The trouble with writing a book aimed at shedding light on hedge funds is, as Niall Ferguson, Laurence Tisch professor of history at Harvard University put it: “Everyone loves to talk about hedge funds – except the people who actually run them.”
With Inside the House of Money, Steven Drobny, co-founder of Drobny Global Advisors, a macroeconomic research advisory company that counts several of the world’s largest hedge funds among its clients, attempts to address this problem for one particular strategy – the so-called “global macro funds”. He has done a good job, and the book could be very useful for anyone who has entrusted money to funds in the sector.
Amid the growth and evolution of the hedge fund business, where global assets now top $1,000bn, Drobny believes global macro is the one strategy that has remained true to its original mandate of absolute return investing, not linking to any benchmark but seeking outsized returns from investments anywhere in the world, in any asset class and in any instrument.
However, as Drobny discovers, that mandate is open to some interpretation. His day job means he enjoys the trust and, in some cases, friendship of some of today’s top macro managers. He uses this access to present a series of fascinating interviews with more than a dozen managers representing a broad spectrum of investment thinking.
The interviews reveal diverse opinions over how to define “global macro”. Some have problems with their label. For example, Dwight Anderson, a commodity specialist manager at Ospraie Management in New York, tells Drobny: “We are global micro, not global macro. What we do is pure Microeconomics 101: supply and demand, identifying which companies are low cost, which have cash, and so on.”
Even Jim Rogers, co-founder with George Soros of the Quantum Fund in 1969, and perhaps the best known manager interviewed, agrees there is a problem of definition. Asked what he thinks of the term “global macro”, Rogers replies: “I don’t know what global macro means, or at least I’m not smart enough to know. I guess global means worldwide, and macro means macroeconomic. So I guess that is what it means, it means a view of the whole world. That sound right? Did I pass?”
The managers also share their views on subjects ranging from the global interest rate cycle, what they’d like to be remembered for, how they manage high-risk positions, where they get their trading ideas, and trades they are particularly proud of. What results is an insight into the ways in which some of the best performing global macro managers think about the world they invest in and how they have amassed their fortunes.
The book also features a brief history of global macro, tracing the path of today’s style of investing back to John Maynard Keynes almost 100 years ago. Drobny says that for an economist Keynes was a renaissance man, who had investment acumen as well as the ability to charm the Bloomsbury set.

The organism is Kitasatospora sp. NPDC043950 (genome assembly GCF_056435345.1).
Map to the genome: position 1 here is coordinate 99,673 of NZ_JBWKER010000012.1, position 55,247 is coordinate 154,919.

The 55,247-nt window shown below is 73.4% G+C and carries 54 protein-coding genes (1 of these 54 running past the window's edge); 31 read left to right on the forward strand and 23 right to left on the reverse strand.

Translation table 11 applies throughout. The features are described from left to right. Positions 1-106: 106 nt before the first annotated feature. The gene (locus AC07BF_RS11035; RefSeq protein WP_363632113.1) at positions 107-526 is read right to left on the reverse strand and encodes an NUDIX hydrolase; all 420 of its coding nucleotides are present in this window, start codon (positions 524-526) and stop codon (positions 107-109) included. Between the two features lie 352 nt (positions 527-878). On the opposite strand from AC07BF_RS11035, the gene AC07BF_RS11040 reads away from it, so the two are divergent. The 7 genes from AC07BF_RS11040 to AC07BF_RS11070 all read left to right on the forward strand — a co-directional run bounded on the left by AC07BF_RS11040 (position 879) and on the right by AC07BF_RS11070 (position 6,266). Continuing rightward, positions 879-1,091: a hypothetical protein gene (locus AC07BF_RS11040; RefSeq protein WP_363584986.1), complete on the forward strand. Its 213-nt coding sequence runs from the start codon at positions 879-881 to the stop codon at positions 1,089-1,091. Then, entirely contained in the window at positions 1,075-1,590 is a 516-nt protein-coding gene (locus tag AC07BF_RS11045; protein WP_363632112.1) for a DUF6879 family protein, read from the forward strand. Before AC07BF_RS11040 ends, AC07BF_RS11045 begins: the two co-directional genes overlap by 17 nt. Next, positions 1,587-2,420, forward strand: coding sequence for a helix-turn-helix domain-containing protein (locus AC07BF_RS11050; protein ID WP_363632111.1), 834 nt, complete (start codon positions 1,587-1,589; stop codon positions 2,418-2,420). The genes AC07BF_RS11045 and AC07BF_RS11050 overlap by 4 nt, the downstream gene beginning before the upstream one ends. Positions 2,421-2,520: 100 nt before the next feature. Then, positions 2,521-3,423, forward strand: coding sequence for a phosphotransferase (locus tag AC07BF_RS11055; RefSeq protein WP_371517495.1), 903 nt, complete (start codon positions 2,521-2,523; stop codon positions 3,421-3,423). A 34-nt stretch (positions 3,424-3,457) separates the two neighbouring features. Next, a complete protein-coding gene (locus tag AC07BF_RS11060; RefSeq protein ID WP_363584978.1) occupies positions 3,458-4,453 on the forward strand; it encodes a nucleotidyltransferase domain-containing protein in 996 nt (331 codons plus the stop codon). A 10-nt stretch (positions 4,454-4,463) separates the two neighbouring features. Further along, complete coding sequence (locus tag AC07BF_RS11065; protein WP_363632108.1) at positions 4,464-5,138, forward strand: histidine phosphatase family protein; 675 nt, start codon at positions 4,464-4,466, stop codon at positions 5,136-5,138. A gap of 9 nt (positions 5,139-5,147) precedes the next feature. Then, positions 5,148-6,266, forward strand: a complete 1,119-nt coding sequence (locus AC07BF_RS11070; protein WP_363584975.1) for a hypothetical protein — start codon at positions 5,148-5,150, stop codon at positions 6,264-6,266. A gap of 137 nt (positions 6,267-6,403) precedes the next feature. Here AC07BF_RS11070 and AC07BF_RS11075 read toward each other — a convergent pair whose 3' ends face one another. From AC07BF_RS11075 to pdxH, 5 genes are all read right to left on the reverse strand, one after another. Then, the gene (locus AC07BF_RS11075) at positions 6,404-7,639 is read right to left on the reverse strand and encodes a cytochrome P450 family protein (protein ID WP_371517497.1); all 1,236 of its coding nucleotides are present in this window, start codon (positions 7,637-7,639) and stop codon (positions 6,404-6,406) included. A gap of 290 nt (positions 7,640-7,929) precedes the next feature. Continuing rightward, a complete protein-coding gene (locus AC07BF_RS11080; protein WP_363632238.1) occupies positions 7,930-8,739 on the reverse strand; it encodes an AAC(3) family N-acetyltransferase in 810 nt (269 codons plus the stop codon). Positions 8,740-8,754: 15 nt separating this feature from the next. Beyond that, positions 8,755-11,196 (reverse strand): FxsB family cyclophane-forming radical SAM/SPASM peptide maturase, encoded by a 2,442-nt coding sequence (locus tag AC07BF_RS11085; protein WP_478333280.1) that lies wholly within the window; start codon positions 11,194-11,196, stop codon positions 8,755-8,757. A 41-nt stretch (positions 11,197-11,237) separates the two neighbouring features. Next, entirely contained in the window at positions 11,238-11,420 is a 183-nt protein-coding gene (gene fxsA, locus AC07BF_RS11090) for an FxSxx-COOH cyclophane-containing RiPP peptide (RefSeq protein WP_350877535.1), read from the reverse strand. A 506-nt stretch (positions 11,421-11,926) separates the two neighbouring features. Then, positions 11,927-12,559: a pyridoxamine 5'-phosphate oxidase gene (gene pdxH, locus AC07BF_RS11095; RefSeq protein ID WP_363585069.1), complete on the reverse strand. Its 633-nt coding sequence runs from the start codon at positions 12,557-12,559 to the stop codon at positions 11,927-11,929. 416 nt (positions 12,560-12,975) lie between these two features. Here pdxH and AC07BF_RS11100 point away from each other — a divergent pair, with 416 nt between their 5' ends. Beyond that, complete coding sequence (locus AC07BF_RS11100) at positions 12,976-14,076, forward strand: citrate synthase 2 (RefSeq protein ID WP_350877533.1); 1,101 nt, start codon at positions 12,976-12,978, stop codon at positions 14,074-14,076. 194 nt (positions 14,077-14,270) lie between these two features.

According to Drobny, Keynes’ investment know-how was evident in the 13.2 per cent average annual returns of the Kings College, Cambridge University endowment, the College Chest, for which he had responsibility as First Bursar.
The book highlights the key points in the evolution of global macro hedge funds in more recent times, from the stock market crash of 1987, 1992’s Black Wednesday – when sterling was forced to leave the European Union’s exchange rate mechanism under a speculative attack led by Soros – and the financial crises in Asia in 1997 and Russia in 1998, which nearly led to the collapse of Long Term Capital Management, then one of the biggest macro funds.
Drobny gives a nod to the usual suspects, such as Soros, Michael Steinhardt, Julian Robertson and Paul Tudor Jones, who are widely acknowledged as the founders of modern global macro, before conducting his interviews with some of today’s star managers.
Although there are clear and often large differences in the strategies they follow, it is perhaps the basic similarities between individual managers that grabs Drobny’s attention: “Most hedge funds are run by diligent, smart, ethical people. The managers I met displayed humility, a respect and love for the markets, and were decidedly not ‘ra ra’ traders but far more thoughtful and intellectual.”
None of these words was likely to be attached to macro managers during the welter of negative publicity that followed LTCM. But Christian Siva Jothy, former head of proprietary trading at Goldman Sachs, who now runs a fund called SemperMacro, seems to fit the description. He tells Drobny that he got into financial markets by accident, simply because as a student he thought going to investment bank presentations was a good way to get a free drink.
When asked about the characteristics he rates most highly when hiring, Siva Jothy seems to bear out the observation that macro traders are not arrogant. “Passion and humility are the main qualities I look for but first and foremost – it sounds a bit cheesy – I ask myself: is this a good person? Is this someone I want to sit next to me that I trust and want to work with? Integrity is the single most important thing to me in hiring,” he says.